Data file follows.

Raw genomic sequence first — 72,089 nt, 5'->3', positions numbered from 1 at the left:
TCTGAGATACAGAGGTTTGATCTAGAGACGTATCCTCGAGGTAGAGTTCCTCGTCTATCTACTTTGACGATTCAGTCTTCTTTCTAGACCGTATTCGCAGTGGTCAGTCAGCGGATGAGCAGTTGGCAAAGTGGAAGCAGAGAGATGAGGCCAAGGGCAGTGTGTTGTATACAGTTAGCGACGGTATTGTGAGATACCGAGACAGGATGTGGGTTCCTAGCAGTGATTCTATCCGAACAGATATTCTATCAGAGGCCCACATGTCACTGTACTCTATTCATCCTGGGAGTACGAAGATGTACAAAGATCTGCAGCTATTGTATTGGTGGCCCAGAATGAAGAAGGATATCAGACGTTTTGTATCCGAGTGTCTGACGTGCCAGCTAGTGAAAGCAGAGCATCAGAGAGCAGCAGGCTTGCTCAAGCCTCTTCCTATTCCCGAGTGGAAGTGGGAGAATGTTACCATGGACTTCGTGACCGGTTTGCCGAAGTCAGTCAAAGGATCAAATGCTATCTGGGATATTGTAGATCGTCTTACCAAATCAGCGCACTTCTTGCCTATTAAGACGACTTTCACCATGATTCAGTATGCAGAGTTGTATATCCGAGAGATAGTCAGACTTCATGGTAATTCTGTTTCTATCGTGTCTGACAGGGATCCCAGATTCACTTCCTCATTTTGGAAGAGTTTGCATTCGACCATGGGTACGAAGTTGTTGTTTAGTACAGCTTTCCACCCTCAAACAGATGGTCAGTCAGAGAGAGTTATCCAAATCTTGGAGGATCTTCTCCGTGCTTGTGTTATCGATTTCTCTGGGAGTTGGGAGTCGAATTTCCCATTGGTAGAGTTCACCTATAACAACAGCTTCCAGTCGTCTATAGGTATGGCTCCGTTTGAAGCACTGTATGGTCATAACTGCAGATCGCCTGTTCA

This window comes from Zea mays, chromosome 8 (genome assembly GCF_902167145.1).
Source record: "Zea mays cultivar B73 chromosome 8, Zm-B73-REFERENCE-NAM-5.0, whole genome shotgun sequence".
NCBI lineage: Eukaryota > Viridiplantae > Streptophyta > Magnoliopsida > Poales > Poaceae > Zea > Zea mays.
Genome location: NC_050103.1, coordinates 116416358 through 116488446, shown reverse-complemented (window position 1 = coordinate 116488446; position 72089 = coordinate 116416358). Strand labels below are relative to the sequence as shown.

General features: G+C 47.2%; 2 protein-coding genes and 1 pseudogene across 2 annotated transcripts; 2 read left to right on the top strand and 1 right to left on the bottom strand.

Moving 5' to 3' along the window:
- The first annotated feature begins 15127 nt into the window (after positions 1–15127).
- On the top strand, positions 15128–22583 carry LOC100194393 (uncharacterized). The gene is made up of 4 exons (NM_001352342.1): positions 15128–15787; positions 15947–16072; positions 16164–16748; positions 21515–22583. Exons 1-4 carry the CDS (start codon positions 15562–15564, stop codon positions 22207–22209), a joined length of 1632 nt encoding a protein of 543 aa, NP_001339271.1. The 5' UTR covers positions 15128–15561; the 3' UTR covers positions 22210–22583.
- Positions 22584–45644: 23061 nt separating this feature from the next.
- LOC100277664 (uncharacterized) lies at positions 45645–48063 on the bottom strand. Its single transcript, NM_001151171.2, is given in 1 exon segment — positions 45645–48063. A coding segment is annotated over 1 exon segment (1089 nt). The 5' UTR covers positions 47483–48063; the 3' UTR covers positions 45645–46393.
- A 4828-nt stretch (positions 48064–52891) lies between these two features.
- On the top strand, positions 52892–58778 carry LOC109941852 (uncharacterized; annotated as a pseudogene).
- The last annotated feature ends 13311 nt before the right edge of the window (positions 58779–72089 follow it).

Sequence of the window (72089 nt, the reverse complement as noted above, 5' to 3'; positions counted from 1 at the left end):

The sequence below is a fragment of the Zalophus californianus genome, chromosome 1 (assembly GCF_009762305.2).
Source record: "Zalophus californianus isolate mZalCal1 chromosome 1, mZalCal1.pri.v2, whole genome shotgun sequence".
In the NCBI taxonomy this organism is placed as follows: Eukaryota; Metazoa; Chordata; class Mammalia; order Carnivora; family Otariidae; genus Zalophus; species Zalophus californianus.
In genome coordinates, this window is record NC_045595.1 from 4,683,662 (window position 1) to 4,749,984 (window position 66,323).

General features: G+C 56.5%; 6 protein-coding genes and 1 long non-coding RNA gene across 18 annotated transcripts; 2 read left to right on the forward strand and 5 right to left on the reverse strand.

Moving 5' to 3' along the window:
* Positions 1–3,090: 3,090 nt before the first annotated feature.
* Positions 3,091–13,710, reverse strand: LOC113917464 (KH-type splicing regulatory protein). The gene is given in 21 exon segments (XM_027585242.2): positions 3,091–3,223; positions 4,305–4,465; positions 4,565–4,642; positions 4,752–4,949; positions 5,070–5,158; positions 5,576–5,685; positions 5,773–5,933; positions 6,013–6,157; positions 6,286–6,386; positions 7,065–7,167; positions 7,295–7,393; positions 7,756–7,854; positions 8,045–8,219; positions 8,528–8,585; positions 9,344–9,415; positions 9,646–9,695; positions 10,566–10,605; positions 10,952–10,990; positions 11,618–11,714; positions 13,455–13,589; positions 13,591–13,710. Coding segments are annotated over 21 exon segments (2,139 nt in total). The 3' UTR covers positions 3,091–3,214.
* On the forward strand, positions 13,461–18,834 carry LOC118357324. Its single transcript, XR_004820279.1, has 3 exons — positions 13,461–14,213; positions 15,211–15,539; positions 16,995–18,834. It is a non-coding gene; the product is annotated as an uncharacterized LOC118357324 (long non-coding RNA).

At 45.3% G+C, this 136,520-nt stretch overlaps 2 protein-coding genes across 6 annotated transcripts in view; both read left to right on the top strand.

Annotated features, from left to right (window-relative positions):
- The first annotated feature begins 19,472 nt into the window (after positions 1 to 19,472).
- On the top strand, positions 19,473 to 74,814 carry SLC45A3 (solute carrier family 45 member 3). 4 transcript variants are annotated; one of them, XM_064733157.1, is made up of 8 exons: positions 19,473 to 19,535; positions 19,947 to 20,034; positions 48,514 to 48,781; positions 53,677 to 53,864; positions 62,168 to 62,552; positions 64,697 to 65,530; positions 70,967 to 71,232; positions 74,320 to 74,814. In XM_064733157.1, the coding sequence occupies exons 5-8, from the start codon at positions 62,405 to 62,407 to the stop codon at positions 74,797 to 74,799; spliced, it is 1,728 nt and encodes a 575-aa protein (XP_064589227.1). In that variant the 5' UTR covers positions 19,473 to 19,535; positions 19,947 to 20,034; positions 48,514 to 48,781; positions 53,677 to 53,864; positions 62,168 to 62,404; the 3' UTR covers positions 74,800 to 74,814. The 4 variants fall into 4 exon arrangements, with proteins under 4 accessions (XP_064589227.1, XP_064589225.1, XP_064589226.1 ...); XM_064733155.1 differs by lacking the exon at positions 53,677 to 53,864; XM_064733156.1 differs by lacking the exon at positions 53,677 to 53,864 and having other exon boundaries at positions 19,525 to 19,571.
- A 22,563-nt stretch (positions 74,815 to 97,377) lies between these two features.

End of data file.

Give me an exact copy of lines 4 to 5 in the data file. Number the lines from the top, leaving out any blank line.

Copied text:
Source record: "Zea mays cultivar B73 chromosome 8, Zm-B73-REFERENCE-NAM-5.0, whole genome shotgun sequence".
NCBI lineage: Eukaryota > Viridiplantae > Streptophyta > Magnoliopsida > Poales > Poaceae > Zea > Zea mays.